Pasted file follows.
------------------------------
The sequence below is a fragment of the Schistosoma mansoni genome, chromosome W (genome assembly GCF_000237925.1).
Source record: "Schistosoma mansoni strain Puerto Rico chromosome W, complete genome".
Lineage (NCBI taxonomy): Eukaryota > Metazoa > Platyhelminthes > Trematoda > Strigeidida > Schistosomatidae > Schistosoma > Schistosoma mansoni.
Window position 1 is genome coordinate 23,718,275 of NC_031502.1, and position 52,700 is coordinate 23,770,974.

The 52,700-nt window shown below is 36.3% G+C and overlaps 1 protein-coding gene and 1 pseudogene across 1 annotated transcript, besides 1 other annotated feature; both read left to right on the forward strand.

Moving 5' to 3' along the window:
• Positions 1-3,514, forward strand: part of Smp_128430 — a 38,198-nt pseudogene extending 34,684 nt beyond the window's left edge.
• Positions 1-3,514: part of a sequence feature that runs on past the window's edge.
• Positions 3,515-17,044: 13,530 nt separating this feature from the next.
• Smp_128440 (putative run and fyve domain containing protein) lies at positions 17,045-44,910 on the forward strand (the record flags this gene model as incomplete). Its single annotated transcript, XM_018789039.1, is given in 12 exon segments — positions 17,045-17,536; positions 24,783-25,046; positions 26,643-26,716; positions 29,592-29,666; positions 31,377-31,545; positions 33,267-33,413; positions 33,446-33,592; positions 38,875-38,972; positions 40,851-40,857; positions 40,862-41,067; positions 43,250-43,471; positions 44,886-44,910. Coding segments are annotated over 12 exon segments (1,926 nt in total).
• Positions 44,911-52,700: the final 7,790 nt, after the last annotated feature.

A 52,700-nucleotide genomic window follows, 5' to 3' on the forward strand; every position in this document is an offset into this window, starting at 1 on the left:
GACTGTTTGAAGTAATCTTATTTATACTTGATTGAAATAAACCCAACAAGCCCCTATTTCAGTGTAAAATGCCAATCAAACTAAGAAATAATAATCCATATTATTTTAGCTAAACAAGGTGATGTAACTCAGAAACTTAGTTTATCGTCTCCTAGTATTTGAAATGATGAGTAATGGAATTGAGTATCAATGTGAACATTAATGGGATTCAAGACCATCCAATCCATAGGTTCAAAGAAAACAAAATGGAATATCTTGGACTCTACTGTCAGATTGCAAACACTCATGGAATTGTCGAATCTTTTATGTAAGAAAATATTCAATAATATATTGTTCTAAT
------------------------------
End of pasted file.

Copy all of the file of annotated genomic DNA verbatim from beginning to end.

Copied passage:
The sequence below is a fragment of the Schistosoma mansoni genome, chromosome W (genome assembly GCF_000237925.1).
Source record: "Schistosoma mansoni strain Puerto Rico chromosome W, complete genome".
Lineage (NCBI taxonomy): Eukaryota > Metazoa > Platyhelminthes > Trematoda > Strigeidida > Schistosomatidae > Schistosoma > Schistosoma mansoni.
Window position 1 is genome coordinate 23,718,275 of NC_031502.1, and position 52,700 is coordinate 23,770,974.

The 52,700-nt window shown below is 36.3% G+C and overlaps 1 protein-coding gene and 1 pseudogene across 1 annotated transcript, besides 1 other annotated feature; both read left to right on the forward strand.

Moving 5' to 3' along the window:
• Positions 1-3,514, forward strand: part of Smp_128430 — a 38,198-nt pseudogene extending 34,684 nt beyond the window's left edge.
• Positions 1-3,514: part of a sequence feature that runs on past the window's edge.
• Positions 3,515-17,044: 13,530 nt separating this feature from the next.
• Smp_128440 (putative run and fyve domain containing protein) lies at positions 17,045-44,910 on the forward strand (the record flags this gene model as incomplete). Its single annotated transcript, XM_018789039.1, is given in 12 exon segments — positions 17,045-17,536; positions 24,783-25,046; positions 26,643-26,716; positions 29,592-29,666; positions 31,377-31,545; positions 33,267-33,413; positions 33,446-33,592; positions 38,875-38,972; positions 40,851-40,857; positions 40,862-41,067; positions 43,250-43,471; positions 44,886-44,910. Coding segments are annotated over 12 exon segments (1,926 nt in total).
• Positions 44,911-52,700: the final 7,790 nt, after the last annotated feature.

A 52,700-nucleotide genomic window follows, 5' to 3' on the forward strand; every position in this document is an offset into this window, starting at 1 on the left:
GACTGTTTGAAGTAATCTTATTTATACTTGATTGAAATAAACCCAACAAGCCCCTATTTCAGTGTAAAATGCCAATCAAACTAAGAAATAATAATCCATATTATTTTAGCTAAACAAGGTGATGTAACTCAGAAACTTAGTTTATCGTCTCCTAGTATTTGAAATGATGAGTAATGGAATTGAGTATCAATGTGAACATTAATGGGATTCAAGACCATCCAATCCATAGGTTCAAAGAAAACAAAATGGAATATCTTGGACTCTACTGTCAGATTGCAAACACTCATGGAATTGTCGAATCTTTTATGTAAGAAAATATTCAATAATATATTGTTCTAAT